Add to your project settings the path to the include folder.

2.3. Interface files

  • Copy the cmox_low_level_template.c file from the interface folder to your project specific source folder, and rename it into cmox_low_level.c.
  • Add this copied file to your project.
  • Tune this file by including the right STM32 HAL driver header instead of the comment:
    • /* #include "stm32<series>xx_hal.h" */

As you can see, the cmox_low_level_template.c file includes two function implementations:

  • cmox_ll_init: CMOX library low level initialization
  • cmox_ll_deInit: CMOX library low level de-initialization

It is mandatory to keep both functions since they are called by the library upon cmox_initialize and cmox_finalize calls from user application.

CRC peripheral usage

The Cryptographic Library uses the STM32 CRC peripheral for some internal computing. To ensure proper operation of the library services, reset the CRC peripheral to its default configuration prior to calling any library service (except for cmox_initialize and cmox_finalize), .

As a summary:

  • If your application uses the CRC peripheral, reset the CRC peripheral before any call to the library services (except for cmox_initialize and cmox_finalize).
  • Otherwise, simply use the provided low-level implementation from cmox_low_level_template.c that will put the CRC peripheral in its reset state upon user application call to cmox_initialize.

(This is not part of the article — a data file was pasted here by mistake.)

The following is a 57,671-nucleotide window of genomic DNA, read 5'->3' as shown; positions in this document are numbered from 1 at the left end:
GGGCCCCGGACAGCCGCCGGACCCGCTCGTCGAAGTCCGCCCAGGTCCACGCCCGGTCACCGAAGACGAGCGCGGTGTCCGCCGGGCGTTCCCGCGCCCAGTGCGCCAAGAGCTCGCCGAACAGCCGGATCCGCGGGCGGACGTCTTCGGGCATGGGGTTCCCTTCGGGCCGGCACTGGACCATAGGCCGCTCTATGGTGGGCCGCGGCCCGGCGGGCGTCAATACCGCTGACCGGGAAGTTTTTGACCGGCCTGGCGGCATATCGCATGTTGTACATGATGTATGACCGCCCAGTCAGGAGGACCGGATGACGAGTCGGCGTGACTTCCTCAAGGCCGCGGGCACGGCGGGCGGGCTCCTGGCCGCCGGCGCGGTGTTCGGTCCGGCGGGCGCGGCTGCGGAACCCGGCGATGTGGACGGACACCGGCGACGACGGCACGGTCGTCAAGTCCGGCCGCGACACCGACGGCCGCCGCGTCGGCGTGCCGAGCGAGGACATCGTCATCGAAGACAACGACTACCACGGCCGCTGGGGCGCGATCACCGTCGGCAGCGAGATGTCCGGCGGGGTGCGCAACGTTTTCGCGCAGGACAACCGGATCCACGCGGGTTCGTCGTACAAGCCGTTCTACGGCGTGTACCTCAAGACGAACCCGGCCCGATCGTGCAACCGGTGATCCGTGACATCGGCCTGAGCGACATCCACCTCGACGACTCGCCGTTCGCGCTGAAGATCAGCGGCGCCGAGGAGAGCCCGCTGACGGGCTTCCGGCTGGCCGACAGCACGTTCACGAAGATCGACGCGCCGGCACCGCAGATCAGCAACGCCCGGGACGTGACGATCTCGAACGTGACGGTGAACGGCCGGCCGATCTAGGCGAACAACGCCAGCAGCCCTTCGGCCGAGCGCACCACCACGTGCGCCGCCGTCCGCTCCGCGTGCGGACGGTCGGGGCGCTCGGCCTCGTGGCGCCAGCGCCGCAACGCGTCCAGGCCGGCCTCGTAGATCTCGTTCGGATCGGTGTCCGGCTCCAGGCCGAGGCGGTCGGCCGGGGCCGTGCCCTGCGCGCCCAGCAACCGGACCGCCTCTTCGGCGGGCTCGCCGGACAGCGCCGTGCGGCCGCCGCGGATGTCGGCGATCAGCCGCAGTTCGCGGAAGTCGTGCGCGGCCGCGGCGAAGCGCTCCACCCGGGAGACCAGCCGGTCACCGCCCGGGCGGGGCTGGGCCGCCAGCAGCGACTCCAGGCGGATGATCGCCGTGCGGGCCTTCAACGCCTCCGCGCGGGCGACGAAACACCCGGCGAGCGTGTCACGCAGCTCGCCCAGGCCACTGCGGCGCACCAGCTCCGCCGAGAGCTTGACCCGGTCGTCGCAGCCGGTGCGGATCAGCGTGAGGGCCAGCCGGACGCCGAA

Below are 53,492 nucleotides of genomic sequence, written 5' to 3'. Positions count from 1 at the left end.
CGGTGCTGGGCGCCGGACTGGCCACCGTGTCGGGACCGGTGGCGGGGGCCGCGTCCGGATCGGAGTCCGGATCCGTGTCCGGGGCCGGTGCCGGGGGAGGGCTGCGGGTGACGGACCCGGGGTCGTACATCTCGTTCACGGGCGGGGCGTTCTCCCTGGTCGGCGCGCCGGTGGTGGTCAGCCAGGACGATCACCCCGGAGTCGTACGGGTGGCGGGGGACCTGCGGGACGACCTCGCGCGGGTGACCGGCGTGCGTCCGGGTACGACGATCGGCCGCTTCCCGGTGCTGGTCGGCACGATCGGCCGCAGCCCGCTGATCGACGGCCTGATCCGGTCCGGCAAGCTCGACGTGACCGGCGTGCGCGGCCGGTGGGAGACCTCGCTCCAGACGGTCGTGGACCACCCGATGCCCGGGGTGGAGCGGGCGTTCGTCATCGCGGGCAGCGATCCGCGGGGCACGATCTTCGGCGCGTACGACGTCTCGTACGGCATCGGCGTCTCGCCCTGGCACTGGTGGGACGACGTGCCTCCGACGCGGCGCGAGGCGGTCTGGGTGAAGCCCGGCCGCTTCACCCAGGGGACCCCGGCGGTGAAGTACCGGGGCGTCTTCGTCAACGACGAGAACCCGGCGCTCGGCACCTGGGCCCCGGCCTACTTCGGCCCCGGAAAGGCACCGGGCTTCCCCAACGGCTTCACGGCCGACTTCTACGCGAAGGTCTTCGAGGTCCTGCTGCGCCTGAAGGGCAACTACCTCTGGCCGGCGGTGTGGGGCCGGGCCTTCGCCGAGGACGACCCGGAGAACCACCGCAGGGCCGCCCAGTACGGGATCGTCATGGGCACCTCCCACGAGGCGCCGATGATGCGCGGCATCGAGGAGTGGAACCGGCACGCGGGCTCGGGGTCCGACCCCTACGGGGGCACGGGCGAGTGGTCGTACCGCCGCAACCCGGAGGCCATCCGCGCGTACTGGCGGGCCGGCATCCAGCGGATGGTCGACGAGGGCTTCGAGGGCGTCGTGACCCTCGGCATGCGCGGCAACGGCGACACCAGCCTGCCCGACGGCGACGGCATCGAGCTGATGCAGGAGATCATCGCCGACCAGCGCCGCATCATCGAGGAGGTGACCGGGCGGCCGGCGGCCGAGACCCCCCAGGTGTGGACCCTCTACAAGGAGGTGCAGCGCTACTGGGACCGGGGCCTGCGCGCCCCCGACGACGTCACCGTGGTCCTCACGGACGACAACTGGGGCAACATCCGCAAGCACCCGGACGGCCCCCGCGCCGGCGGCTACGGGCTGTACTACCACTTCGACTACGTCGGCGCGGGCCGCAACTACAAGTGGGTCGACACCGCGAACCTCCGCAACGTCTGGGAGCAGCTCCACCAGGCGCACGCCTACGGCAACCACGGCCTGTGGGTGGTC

2.4. Implement your application

Everything is ready, you can now write your own application calling the cryptographic library services.

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Do not forget to include the header file cmox_crypto.h to your c files to call the Cryptographic Library services.
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NOTE: For more help, refer to the application examples provided or look into CMOX.chm file for a detailed description of the different APIs.

2.5. Usual errors

  • The project is building without errors, but the execution reports errors and wrong results. The most frequent causes are the following:
  • During execution of the cryptographic library a Hardfault exception is raised: UsageFault reports Unaligned access.